Part 2B: Analyzing
- Many of the more recent sources of stories
about Achilles were created by people living in predominantly Christian
societies. The myths are understood through the eyes of Christianity
and may be retold with the same religious perspective.
- In Poussin's painting, the characters were
portrayed as very godlike, characteristic of most Renaissance art. There
are characters standing and characters kneeling, and the focus is on
those who are illuminated in the center of the painting by a light from
above. While influenced by Christian ideology, there are definitely
aspects of Greek and Roman art included. The woman standing over Achilles
(who is dressed as a woman), appears to be pregnant; presumably, she
is Lycomedes' daughter and the child belongs to Achilles. The column
in the background is somewhat out of place and appears to be a phallic
symbol, pointing out Achilles' true sex. The scene portrayed is the
moment that Achilles' gender identity is revealed, and Odysseus has
come to lead him to Troy to fight, and eventually die. This could be
compared to the soldiers that come to take Jesus to his crucifixion.
The sides of the painting that surround the light from the "heavens"
are dark and foreboding, symbolizing Achilles leaving his protected
- As another example of Christian beliefs in
comparison to Achilles' pagan beliefs, Daumier's drawing depicts the
"baptism" of Achilles. The scene is that of Thetis dipping Achilles
into the river Styx to immortalize him. However, neither mother nor
son are beautified as in Iliadic tales. Rather, they are portrayed as
ugly and haggard. This gives the impression that the artist does not
approve of the action taking place and does not esteem the characters
as other works (such as Poussin's) do. The appearance of the crayfish
on Achilles' nose is not consistent with the Greek versions of the story.
Perhaps this symbolizes Thetis being punished or chastised for attempting
to make her son immortal, thus trying to go against God's will and keep
him from death. Achilles himself is punished as well, because the drawing
still shows Thetis holding her son by the ankle,emphasizing his weakness
and foreshadowing his demise.
- The poem " The Shield of Achilles" is also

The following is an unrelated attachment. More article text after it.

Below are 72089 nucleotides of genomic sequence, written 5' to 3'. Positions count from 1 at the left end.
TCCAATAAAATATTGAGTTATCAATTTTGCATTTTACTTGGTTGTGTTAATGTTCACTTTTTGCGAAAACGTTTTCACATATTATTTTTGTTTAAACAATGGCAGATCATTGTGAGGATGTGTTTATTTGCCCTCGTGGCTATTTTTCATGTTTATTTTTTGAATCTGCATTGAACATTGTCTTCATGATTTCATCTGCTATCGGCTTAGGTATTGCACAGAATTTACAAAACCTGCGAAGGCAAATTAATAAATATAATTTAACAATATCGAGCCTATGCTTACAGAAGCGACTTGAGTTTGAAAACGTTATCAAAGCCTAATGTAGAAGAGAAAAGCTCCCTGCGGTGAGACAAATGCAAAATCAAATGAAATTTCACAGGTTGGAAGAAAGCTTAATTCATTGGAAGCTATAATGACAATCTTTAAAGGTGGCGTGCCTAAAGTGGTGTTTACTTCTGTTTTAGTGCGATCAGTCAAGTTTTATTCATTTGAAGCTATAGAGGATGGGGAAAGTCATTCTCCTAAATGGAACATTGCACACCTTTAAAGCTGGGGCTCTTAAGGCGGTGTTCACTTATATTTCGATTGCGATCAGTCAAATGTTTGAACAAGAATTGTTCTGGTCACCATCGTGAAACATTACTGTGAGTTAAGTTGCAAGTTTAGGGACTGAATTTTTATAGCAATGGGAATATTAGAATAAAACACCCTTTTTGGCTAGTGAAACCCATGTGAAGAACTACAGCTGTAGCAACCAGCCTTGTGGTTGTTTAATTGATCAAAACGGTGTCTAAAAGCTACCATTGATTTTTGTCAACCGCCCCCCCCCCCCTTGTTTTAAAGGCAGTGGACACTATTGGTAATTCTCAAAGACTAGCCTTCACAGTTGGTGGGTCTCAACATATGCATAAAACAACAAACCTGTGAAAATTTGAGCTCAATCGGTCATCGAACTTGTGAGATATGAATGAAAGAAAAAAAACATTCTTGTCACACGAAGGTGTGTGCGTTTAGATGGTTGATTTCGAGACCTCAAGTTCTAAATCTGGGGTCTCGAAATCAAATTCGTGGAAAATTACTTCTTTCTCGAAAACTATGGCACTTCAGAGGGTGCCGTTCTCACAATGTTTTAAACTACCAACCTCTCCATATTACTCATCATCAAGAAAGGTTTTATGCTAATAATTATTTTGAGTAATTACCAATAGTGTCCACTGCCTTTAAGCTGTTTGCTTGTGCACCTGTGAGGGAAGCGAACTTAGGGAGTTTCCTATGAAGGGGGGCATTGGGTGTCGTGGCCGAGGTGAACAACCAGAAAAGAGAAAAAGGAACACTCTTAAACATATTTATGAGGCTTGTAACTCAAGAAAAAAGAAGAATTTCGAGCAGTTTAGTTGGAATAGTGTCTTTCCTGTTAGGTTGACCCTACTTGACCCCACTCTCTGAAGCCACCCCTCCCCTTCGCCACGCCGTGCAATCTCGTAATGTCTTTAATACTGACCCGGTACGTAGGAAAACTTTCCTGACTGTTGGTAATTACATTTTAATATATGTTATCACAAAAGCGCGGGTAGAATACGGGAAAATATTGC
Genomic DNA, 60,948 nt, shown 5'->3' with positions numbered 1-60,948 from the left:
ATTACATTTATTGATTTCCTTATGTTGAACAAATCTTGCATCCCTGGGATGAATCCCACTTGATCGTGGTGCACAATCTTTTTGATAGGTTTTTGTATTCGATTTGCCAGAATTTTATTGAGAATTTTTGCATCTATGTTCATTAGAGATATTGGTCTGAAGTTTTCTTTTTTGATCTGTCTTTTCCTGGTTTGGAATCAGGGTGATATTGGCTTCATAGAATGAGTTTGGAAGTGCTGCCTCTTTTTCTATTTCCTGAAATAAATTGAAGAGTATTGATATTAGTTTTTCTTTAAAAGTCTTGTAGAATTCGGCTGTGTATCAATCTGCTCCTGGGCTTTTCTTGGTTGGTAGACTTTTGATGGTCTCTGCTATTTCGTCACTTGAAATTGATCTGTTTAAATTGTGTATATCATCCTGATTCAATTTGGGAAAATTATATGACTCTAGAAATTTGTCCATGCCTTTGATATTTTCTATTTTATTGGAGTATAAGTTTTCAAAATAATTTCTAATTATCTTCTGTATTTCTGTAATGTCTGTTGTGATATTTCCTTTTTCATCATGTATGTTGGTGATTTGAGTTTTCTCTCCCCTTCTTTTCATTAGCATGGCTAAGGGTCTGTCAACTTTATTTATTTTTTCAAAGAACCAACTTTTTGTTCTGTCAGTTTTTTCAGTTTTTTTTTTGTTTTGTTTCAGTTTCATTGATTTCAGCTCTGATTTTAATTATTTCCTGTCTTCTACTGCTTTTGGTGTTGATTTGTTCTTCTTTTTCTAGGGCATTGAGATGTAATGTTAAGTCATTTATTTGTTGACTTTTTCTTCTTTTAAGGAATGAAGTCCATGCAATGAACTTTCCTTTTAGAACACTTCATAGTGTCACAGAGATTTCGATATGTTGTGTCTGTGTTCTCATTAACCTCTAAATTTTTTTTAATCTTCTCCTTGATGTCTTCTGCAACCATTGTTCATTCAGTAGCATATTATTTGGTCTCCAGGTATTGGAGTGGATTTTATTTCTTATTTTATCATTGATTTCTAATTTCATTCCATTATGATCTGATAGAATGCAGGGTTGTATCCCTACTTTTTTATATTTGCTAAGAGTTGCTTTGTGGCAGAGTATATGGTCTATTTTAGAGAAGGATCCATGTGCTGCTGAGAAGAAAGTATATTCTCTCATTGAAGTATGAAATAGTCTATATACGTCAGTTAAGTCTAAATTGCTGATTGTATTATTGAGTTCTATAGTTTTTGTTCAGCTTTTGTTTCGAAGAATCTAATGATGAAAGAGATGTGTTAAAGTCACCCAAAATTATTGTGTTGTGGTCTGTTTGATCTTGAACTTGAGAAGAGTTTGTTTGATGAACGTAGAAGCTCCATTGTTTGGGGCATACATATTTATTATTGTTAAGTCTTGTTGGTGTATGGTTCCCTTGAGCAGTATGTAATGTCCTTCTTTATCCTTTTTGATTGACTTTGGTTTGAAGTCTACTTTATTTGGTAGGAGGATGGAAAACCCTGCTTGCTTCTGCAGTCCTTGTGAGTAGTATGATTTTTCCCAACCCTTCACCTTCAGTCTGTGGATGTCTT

a work that prophecizes Achilles' impending doom. The main character
is Thetis searching for signs of prosperity and happiness on the shield.
She finds only desolation. The author describes "three pale figures.
. . led forth and bound to three posts driven upright in the ground."
These figures may symbolize Achilles, Patroclus, and Hector. While these
men were not bound to posts, this reference may allude to Jesus and
the two thieves being nailed to crosses. In both cases, the mothers
(Thetis and Mary) mourn their sons' impending deaths; but no matter
how powerful the women are, they cannot save their children from fate
and the decisions made by god(s).
- Why this particular metaphor was created by
Auden is somewhat unclear. The religious comparisons may have been a
personal choice for the author, or written as a method of bringing new
interest to classical mythology. He does this by adapting the Greek
version to a Christian viewpoint to assimilate it into his own culture.
- Van Leefdael's 17th century work, "Achilles
Vanquishing Hecktor" is very true to the Homeric depiction of the battle
between the two men. The scene is definitely Greco-Roman, with the men
appearing larger than life, in helmets and flowing robes. Athena floats
above the scene to remind us of the importance of the gods' power and
whims. The columns wrapped in flowers create a border around the picture
and essentially help to glorify the fight and the men themselves. It
seems that Van Leefdael's purpose is not only to honor the warriors,
but to remind his society of the greatness of the true versions of mythological
tales. He accomplishes this without adapting the tale to fit his own
- Shakespeare's The Tragedy of Troylus and
Cressida is a play about the consequences of love. Shakespeare tells
a different story of Achilles' death than that of Homer. In the play,
Achilles goes to Troy to take Polyxena away, in return for calling off
the Greeks' seige of Troy. When he gets to the palace, he is killed
by the Trojans. This story simply follows the theme of the play and
demonstrates the tragedy that love can cause. Shakespeare frequently
wrote about historical figures (Julius Caesar, King Henry and King Richard).
This play is another example of Shakespeare's historical drama, focusing
on Greek figures and legends.
- Louise Gluck's poem, "The Triumph of Achilles"
also focuses on love and the tragedies associated with it. Achilles'
triumph is not that of honor in battle, but of truly loving another
person and avenging his death. "The source is the survivor" is talking
about love and how love survives mortal man. Eternal love is only met
through mortality. The grief and pain of Achilles were caused by "the
part that was mortal , the part that loved." Some versions of the myth
on the life of Jesus include a story about a ressurection. The idea
of the "ressurection" is that through loving all things eternally that
Jesus lives on through death. Also by his dying or coming to terms with
mortality this eternal love is realized. The same is true of Patroclus'
death with Achilles, according to this Christian poet..
- The Christian value of love has replaced the
Homeric emphasis on honor, valor, courage, and victory in battle. These
works present Achilles as much more human, much more vulnerable, a and
much more forgivable character than the previous ones. They explore
the emotional side of the events in Achilles' life, rather than the
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